Any kind of questionnaires or surveys are done for the sake of collecting valuable data. These data may give you a hand in increasing your success, boosting your power, or finding solutions to problems in your business. However, just preparing a survey alone will not open the doors of success directly to you.
For this reason, it is necessary to follow some ways or avoid mistakes: like double barreled questions. So, if you want to create a successful and useful survey, you need to read this article that explains double barrelled questions in research with examples and more!
A double barreled question is a type of question that effectively asks about two separate concerns and spans many topics but only allows for one response. Asking about more than one aspect but wanting them to give a single answer is problematic in the process of gathering data.
The double-barreled question’s fallacy can confuse respondents and not know which one to answer. As long as you avoid using double barreled questions in your survey, you will absolutely get better results and useful data.
The main goal of sharing a survey or questionnaire is to gather reliable, clear, useful, and reasonable data. As we have discussed before, putting random questions in your study will not help you at all; instead, it will lose you time on useless information.
Time is money, and getting what you want directly will assist you. For this reason, if you want to get better survey results, you need to avoid asking double barreled survey questions for healthier business decisions.
Unless the survey creators want to ruin the chances of success or increase the power of the business, avoiding these types of tricky questions is essential. On the following list, we have prepared for you 10 excellent compound questions examples to avoid and how to prevent them:
This customer satisfaction survey question is a good example of a double-barreled question. As you can see from the sentence, the question wants the respondent to answer more than one question. The rate for service and product should be asked separate questions because they are not the same thing. Instead, it can be asked these:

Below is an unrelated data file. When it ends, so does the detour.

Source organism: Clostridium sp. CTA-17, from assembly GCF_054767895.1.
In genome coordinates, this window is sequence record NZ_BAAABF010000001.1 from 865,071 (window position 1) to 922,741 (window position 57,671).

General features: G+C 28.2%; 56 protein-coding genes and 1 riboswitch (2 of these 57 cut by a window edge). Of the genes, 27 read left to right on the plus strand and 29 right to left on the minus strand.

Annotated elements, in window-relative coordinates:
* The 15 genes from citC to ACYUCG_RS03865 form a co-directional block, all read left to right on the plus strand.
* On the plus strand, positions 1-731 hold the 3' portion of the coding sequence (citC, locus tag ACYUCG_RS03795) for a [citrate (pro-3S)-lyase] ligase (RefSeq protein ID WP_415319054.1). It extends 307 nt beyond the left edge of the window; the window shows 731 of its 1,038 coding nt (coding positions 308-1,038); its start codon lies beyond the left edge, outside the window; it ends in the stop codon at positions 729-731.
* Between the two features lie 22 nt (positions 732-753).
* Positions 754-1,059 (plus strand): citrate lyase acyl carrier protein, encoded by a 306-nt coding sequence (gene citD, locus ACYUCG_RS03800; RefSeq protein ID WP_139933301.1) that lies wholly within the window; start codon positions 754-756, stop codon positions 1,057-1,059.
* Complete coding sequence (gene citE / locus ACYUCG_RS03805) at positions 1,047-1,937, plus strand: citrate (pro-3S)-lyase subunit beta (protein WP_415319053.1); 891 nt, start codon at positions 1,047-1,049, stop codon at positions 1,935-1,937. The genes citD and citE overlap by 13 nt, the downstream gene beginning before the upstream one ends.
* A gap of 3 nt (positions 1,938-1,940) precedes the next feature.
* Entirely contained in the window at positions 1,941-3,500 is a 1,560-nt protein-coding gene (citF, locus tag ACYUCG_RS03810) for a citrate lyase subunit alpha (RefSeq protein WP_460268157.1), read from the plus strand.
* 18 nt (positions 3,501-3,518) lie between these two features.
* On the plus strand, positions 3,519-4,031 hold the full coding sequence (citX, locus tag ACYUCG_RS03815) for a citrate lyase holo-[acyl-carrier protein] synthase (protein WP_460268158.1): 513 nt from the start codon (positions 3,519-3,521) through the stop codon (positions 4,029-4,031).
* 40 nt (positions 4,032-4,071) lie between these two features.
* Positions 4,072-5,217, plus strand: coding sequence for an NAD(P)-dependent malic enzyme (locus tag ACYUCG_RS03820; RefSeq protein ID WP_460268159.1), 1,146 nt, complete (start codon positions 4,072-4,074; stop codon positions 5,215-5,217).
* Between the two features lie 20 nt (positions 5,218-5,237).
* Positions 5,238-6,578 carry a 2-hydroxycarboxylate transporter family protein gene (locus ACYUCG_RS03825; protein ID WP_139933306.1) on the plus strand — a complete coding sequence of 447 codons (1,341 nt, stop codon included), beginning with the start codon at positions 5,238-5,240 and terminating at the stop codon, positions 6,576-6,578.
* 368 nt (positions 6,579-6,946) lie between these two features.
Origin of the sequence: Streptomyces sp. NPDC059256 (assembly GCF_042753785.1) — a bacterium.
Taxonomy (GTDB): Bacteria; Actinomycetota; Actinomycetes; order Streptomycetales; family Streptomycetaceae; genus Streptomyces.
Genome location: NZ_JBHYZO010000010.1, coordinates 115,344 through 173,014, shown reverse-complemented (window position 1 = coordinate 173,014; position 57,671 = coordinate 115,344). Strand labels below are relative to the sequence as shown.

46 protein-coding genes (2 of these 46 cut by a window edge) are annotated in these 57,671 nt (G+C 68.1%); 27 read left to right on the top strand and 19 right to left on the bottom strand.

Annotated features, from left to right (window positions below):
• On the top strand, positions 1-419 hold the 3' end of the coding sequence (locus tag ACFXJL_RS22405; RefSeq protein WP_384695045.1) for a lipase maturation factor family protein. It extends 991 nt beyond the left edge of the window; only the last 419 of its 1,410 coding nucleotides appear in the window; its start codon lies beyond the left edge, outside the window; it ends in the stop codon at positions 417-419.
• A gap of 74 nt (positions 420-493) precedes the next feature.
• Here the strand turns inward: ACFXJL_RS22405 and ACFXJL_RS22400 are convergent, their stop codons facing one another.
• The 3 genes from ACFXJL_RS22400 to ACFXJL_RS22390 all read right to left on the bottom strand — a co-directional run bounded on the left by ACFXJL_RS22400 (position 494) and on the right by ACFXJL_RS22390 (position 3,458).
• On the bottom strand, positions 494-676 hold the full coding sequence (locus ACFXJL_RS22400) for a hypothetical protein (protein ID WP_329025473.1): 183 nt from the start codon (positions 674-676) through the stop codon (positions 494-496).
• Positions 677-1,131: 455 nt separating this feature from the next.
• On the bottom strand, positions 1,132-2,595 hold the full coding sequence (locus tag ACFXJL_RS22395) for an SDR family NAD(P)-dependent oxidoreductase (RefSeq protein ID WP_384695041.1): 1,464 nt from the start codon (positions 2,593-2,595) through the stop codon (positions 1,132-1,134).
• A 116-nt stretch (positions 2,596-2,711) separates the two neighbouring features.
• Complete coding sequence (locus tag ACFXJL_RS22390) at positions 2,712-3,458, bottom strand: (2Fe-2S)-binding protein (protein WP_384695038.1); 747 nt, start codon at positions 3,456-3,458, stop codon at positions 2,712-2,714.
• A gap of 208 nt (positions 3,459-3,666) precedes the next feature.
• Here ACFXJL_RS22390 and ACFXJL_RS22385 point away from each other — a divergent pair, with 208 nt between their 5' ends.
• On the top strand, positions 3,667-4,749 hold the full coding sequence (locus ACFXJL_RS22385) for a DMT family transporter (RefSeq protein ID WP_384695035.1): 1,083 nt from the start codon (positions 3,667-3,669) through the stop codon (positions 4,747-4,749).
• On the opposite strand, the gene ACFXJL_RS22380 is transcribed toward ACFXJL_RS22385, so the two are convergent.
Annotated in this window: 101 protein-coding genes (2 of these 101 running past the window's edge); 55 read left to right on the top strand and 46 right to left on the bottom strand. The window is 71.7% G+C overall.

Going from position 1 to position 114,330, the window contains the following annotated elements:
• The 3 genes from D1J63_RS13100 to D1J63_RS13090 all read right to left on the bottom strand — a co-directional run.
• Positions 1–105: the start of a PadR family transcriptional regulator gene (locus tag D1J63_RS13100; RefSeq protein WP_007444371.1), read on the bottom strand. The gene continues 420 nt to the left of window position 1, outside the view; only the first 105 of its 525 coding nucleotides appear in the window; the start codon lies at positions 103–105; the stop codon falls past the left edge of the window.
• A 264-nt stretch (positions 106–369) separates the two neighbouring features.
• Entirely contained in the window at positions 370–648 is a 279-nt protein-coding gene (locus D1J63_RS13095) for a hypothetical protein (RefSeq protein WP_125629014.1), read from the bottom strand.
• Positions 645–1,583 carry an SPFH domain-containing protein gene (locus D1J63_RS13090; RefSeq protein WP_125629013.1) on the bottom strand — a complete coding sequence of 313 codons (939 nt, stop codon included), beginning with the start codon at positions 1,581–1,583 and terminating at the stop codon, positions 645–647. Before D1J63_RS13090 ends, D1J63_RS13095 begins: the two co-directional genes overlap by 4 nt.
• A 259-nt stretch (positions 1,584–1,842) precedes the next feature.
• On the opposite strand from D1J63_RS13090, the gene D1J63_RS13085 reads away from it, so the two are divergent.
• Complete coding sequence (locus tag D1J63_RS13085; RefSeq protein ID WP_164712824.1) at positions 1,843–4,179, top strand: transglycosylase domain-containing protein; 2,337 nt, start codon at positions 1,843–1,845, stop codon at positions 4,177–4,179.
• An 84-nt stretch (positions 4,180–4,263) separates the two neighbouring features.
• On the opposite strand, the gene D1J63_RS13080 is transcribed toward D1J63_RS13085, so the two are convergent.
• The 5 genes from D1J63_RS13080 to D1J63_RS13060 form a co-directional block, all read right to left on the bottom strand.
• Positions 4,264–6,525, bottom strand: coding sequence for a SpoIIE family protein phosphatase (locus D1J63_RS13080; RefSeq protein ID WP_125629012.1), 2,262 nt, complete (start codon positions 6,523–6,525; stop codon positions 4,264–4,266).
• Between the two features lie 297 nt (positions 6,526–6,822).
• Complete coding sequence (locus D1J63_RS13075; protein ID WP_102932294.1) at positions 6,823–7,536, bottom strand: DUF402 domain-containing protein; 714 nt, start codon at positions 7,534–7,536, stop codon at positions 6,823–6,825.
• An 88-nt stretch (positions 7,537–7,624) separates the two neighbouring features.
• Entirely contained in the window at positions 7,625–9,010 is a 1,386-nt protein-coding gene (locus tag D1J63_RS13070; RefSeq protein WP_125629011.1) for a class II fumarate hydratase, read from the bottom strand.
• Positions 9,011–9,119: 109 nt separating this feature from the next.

“From 1 to 10, how do you rate our service?”
“From 1 to 10, how do you rate our product?”
Double-barreled question example #1
Asking this kind of double-direct question that you might use in your 360-degree feedback questionnaire will cause confusion among the survey or questionnaire participants. They might choose to visit the real shop instead of the website, or similarly, they might prefer only the website. To prevent this confusion among the respondents, it should be noted that the questions should make the respondents feel like they have only one option. Instead, try using these:
“How often do you visit our website?”
“How often do you visit our shop?”
Double-barreled question example #2
Assuming the customers visit, shop, or choose your brand at regular intervals would not be right. The visits do not have to be done regularly, weekly, or monthly. Also, the answers might vary, like yearly, twice a week, three times a month, or every other week. So, your question title should not contain a frequency word like the ones above and instead should look like this:
“How often do you visit our shop?”
Double-barreled question example #3
Evaluating both your team and environment is completely different. For that reason, these two items should not be used in the same sentence. Because while a customer finds your team welcoming, the atmosphere of the environment cannot feel them welcoming, or vice versa. Alternatively, ask these two questions:
“Do you find our team welcoming?”
“Do you find our environment welcoming?”
Double-barreled question example #4
This type of question used in your perception survey can be regarded as a loaded question since it assumes that the customer has only two possibilities for hearing about the brand. They could have heard you from friends, a family member, or a search engine. In order to make them feel freer about the decision, you can ask a multiple choice instead of a single selection as the type of answer option:
“How did you hear from us?”
Double-barreled question example #5
There could be more than one reason for customers to choose you. Moreover, the reason might not be found in the question itself. For this reason, it is really essential to ask the proper questions instead of a leading question. In this way, you will be able to collect more honest and accurate answers:
“What do you like about us?”
Double-barreled question example #6